The official name for this area of Chongqing is ‘Pengshui Self-Governing Prefecture of the Miao and Tujia Ethnic Minorities彭水苗族土家族自治县.’
China is home to 56 native ethnic groups, many of whom continue to live in their homelands according to their traditional customs.
Some do leave for the major cities, and though they may have certain unique features in their appearance if you look hard enough, you might only tell they are not Han Chinese by studying the ethnicity details on their ID card.
Most of the non Han Chinese ethnic groups gave their own highly distinctive cultures, from language, costume, traditions, arts, and mentality.
Since they mostly inhabit areas outside of the metropolitan areas, a large source of income naturally stems from domestic tourism, where city dwellers can drive out to visit and experience their way of life, spending money on entrance fees, souvenirs and events within purpose built complexes.
During my road trip holiday to Xishuangbanna, we visited the local Dai Ethnic Minority Park, and experienced their Water Splashing Festival they hold each for tourists in a square by the Mekong River.
There doesn’t seem to be much inter-marriage between native ethnic groups in China, but there are cases, such as with young Dai Minority ladies, where they may agree to men taking a few as brides in return for a huge dowry.
Chiyou Jiuli Town 蚩尤九黎城
Pengshui County is home to large numbers of Miao and Tujia minorities, but this highly eye catching attraction a short drive out of the main city is run by the Miao.
The name of Chiyou蚩尤 refers to a common ancestral hero to a number of tribes, including the Miao and Qiang minorities, and is credited with defending them against the encroachment of former emperors by forming a military alliance, as well as enriching their cultural sophistry in terms of agriculture, building, arts and sciences.
Once inside, the attraction itself has similar architecture you can find in other old style, except that many of the buildings are set into the natural surroundings, such as climbing up to the top of hills floor by floor, offering you great views of the scenery on all sides.
You can spend a whole exploring all the buildings, exhibits, squares, streets, as well as watching the minority performances they show for the public.
In our case, however, we were limited to a morning, as preparations for our powerboat race began in the afternoon.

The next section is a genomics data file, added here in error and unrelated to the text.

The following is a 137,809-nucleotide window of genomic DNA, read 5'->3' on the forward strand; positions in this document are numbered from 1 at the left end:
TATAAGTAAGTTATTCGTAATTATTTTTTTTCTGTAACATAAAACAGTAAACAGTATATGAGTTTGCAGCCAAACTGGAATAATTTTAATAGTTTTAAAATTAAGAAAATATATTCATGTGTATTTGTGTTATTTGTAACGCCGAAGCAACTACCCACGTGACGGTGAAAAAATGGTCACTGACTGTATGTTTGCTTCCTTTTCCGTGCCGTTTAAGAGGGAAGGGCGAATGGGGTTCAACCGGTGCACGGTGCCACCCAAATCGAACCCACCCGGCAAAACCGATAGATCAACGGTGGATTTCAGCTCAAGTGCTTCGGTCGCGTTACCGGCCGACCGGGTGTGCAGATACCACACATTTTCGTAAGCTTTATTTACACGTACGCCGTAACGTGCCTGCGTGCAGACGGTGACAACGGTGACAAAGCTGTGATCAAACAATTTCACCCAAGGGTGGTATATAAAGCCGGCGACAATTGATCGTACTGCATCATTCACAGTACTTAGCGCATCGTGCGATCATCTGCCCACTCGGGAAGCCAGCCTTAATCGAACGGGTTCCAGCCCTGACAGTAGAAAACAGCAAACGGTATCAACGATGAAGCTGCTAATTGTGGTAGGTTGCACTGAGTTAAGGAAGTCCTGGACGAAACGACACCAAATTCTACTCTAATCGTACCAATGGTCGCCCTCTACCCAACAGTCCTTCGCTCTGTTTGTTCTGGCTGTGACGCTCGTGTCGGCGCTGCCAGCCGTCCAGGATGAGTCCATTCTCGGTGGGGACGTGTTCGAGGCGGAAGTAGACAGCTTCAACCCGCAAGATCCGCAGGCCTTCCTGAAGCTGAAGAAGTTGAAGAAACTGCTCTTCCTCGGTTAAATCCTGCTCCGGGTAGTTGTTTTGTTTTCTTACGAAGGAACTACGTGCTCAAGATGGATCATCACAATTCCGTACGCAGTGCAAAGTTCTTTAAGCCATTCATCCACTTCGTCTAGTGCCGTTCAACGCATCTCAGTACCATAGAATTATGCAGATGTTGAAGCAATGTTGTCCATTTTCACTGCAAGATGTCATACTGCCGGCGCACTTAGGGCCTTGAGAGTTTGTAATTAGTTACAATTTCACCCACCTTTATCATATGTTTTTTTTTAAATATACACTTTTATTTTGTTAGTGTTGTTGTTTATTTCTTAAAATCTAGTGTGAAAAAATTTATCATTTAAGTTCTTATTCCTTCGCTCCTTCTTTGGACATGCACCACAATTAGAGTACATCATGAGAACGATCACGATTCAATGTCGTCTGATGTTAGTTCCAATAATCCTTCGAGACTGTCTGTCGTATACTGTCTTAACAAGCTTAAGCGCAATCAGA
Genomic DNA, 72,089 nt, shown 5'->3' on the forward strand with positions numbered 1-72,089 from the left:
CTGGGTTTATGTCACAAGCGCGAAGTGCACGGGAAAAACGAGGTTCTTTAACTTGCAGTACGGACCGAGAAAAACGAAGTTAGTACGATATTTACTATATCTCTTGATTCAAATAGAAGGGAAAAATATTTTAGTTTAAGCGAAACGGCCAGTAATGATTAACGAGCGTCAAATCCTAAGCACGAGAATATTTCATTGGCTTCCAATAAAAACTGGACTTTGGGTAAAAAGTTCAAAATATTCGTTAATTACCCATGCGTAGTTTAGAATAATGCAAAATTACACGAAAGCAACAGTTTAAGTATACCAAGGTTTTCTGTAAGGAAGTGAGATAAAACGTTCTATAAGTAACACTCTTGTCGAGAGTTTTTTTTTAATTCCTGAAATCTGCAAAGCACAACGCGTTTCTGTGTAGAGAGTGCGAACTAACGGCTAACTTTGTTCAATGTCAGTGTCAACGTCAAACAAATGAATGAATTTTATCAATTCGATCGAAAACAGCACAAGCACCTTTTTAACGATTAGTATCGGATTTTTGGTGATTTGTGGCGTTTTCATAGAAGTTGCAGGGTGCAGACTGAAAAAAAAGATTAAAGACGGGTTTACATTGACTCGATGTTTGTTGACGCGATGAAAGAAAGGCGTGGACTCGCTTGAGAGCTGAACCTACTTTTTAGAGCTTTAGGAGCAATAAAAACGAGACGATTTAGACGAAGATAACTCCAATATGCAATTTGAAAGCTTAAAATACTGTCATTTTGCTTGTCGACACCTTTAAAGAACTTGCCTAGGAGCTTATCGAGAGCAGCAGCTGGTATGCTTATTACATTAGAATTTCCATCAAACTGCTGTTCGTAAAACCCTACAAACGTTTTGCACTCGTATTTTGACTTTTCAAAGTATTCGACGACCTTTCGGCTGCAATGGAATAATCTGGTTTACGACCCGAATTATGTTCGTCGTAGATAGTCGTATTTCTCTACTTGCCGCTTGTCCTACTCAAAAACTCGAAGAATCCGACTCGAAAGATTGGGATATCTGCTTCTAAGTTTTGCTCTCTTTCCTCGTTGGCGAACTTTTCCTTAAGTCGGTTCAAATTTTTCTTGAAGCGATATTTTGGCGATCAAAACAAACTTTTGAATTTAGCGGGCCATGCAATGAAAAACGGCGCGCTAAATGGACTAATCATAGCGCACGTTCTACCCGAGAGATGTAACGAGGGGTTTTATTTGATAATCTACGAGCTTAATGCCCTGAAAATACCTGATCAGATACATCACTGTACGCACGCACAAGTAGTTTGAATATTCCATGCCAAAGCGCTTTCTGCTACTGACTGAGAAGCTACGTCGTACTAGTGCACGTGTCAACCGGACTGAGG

It also happened there was a major performance event organised that morning, which limited our access to many of the buildings through the sheer size of the crowds. In the central square, hundreds if not thousands of Miao minority men and women of all ages crowded together in full costume, seemingly undeterred by the extremely unseasonal climes for early May.
Under pouring rain, we slipped through the main square and explored the quieter areas behind. We found a turtle the owner claimed was a thousand years old, and offered us a blessing by guiding our hand over its shell with a bronze coin in our palm. Straight after, we went inside and had another fortune told by a man from Emei峨眉 in Sichuan, who certainly talked the talk and walked the walk. Interestingly, there were many parallels to what the fortune teller outside Luohan Temple in Jiefangbei told us on asking our birthdays and studying our palm lines.
Around the back streets, there were more typical souvenir and food stalls, and we sheltered here vainly hoping the rain might relent.
Once the event finished towards noon, the crowds thronged en masse through the back streets and towards the exit. The unfortunate effect was that it took us around forty minutes to exit the car park in order to make the less than ten minute drive back to the Party Cadre Hotel.
On a visit to Pengshui, a trip to Chiyou Jiuli Town is definitely worthwhile, and makes for an enjoyable morning or afternoon at least. The mountain backdrop is stunning, and even if it rains, I love how low clouds enshroud the lush mountaintops everywhere you look.
My final note will be a suggestion for improvement. On quiet days, there is no issue, but whenever crowds of tourists come to visit, the ticket office needs a more orderly and efficient way to handle high numbers of visitors for the quite steep entrance fees. Also, the amply large carpark has too few and narrow exits, with impatient drivers vying to reach the main road cause a free for all deadlock far too easily.